It was the first time in a few years that I stopped and thought about fur. It takes time to form an opinion on stuff like this, since we live in a society where killing animals for food and clothing has been around since the dawn of time.
And it’s hard too to be totally clear on what you decide. Because if one day I decide that I’m against fur, that’ll also mean that I’m against leather and that Chateaubriand steak from Paper Moon (eeeeek).
I struggle to understand why people’s radical ways of thinking don’t get pushed to its logical conclusion.
That’s one of the reasons why I admire Stella McCartney so much.
So pushes her ideas through.
Reading your comments helped me understand what my position is for the moment.
What gets me is not the life and death of animals – as a human being raised in the culture I was raised in, philosophically, I can live with that.
What bothers me is how things are done.
An endangered animal, big no. An animal living a miserable existance (we’ve all seen the horrible images of animals being beaten in cages) is the last thing I want to be feeding and clothing me.
A farm animal raised and slaughtered with respect, I’m not against that.
But the other thing to is not only how things are done on the producer’s side, but how we do it on the consumer side.
I want to learn to have more respect for what I consume.
What I always think is interesting with the older women I talked about a few paragraphs ago is the relationship they have with their furs. Most of them treat their fur as something they’d keep for life. Sure, it’s an exterior symbol of wealth, but it’s also considered a treasure, an heirloom to be cherished and only brought out for the most important moments.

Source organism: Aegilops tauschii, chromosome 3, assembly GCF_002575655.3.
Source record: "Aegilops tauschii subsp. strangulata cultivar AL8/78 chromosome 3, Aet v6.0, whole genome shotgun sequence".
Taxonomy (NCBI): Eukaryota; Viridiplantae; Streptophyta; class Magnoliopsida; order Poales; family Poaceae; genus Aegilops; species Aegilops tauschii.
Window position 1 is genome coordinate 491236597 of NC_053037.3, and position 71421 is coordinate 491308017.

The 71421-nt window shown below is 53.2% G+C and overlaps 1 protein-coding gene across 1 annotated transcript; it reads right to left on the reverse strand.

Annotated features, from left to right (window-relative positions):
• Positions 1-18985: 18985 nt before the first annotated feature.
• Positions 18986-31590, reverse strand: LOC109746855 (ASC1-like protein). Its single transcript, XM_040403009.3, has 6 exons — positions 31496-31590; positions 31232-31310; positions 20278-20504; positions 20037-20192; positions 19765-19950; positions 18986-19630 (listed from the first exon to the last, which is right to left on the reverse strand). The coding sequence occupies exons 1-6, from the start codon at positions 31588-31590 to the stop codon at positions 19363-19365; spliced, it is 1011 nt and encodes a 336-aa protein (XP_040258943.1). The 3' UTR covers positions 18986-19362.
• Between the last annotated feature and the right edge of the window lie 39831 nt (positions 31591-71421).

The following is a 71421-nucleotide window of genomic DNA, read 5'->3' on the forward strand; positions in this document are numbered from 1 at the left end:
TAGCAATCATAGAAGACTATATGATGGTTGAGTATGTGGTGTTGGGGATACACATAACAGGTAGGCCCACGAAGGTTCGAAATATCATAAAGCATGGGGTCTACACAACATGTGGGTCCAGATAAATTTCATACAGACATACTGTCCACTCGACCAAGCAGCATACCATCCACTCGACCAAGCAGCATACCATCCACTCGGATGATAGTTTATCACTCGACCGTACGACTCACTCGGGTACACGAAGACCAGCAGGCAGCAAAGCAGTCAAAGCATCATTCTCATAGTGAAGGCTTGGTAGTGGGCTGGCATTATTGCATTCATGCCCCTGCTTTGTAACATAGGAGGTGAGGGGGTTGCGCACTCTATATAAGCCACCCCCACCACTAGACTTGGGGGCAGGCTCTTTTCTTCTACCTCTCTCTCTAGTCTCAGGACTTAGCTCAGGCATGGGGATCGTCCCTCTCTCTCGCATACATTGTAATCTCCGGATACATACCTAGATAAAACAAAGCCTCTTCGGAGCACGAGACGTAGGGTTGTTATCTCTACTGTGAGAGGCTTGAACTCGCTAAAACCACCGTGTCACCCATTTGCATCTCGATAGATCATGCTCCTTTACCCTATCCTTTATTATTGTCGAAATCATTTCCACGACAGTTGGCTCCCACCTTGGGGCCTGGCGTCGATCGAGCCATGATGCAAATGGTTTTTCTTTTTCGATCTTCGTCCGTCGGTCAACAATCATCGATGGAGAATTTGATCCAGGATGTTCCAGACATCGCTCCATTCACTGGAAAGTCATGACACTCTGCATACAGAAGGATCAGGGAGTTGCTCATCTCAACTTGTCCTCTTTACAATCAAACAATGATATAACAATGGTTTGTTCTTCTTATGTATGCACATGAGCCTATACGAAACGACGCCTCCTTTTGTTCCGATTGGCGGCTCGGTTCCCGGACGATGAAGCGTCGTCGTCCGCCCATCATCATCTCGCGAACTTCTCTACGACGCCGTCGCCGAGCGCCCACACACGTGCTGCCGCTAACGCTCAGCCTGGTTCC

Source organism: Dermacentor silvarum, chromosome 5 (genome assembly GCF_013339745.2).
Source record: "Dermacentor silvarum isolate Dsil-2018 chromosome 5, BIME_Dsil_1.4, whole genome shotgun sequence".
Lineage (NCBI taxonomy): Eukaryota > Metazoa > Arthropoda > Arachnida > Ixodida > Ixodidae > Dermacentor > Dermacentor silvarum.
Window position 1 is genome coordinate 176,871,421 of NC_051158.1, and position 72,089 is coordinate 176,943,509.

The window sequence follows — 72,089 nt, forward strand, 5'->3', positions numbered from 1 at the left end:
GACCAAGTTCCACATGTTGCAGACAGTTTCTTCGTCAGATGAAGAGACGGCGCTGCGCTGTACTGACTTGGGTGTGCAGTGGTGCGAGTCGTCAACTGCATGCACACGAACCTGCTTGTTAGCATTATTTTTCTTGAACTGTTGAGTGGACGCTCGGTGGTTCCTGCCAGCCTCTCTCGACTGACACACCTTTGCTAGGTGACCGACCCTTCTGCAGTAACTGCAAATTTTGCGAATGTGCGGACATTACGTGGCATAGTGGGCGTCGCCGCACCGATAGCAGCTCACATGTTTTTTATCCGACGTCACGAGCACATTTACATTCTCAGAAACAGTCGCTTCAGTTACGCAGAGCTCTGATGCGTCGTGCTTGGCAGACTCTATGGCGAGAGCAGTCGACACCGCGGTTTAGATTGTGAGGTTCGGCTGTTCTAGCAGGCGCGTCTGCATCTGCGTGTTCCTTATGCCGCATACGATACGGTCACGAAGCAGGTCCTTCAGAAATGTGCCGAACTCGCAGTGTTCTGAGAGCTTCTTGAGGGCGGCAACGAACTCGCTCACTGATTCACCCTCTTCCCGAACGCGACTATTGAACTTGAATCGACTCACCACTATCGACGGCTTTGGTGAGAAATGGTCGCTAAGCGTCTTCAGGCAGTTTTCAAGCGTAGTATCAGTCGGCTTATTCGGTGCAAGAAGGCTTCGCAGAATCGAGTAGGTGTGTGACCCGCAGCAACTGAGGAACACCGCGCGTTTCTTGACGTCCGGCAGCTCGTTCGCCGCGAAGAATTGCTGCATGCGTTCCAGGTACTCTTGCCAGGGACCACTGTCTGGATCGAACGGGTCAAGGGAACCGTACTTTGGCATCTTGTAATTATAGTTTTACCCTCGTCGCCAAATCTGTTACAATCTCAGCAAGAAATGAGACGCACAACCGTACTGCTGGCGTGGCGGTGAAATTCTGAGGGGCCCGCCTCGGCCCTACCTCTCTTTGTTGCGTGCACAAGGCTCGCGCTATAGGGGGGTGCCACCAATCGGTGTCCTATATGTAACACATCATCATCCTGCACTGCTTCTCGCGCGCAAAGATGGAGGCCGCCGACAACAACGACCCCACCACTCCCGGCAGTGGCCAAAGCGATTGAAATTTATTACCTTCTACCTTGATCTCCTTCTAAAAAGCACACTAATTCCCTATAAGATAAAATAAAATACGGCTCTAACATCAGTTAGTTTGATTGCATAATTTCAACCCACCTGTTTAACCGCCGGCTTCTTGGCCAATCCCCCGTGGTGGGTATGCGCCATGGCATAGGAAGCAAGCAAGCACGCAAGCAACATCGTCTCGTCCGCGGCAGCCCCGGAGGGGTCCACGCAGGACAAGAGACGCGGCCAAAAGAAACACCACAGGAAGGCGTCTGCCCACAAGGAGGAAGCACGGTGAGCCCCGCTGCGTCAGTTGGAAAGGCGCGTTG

But today, we always want more, something new, something cheaper, and a season later we forget what we liked the season before.
It’s too bad, because there’s a real joy in moderation.
Think of having only one watch, like Charlotte and her Baignoire from Cartier. Or a bag that’s your signature, like Grace and her Kelly. Timeless stuff that lives on.
And maybe, if you really want one, a fur, that you’ll cherish for the years to come, bought from a respectful furrier…
I’m not saying we all need to become nuns – I’m the first to go off about the merits of Zara and less expensive clothing (not even mentioning the whole conversation about the conditions of how some of these clothes are made, otherwise we’d have a whole new thing going here), which makes all these other arguments a little hypocritical…
A little like the fur conversation.
But what’s so strong about fur is that it’s visually striking. A visibility that makes us react. And that’s a good thing!
We have to start somewhere.
So that’s where I stand. I respect other points of view, whether you are for or against fur – and I have even more respect for those who ask themselves questions about everything, and ask me questions too!
Personally, I don’t think I’m ready to buy a fur, but I wouldn’t have the hypocrisy to congratulate myself about it – because I’m not ready to replace my leather shoes or bags with synthetics either.
I’m not going to stop shopping at Zara anytime soon but just on a personal level, I’ve already started a while back trying to buy less and not promote the whole “all new, all the time” thing on this blog and elsewhere.
Yes, we talk about fashion, but also about style, and classic pieces you can keep for decades to come.
For me, that’s true fashion… It’s style and style is timeless.
And to me, that is a key role for the luxury industry to play in the years to come.
I’ll try to evolve, to really reflect on things and I hope we can continue our conversation about fashion but also about sustainability, all together and with respect, because there will be no future to style, beauty, and fashion if there aren’t beautiful people standing up and asking questions.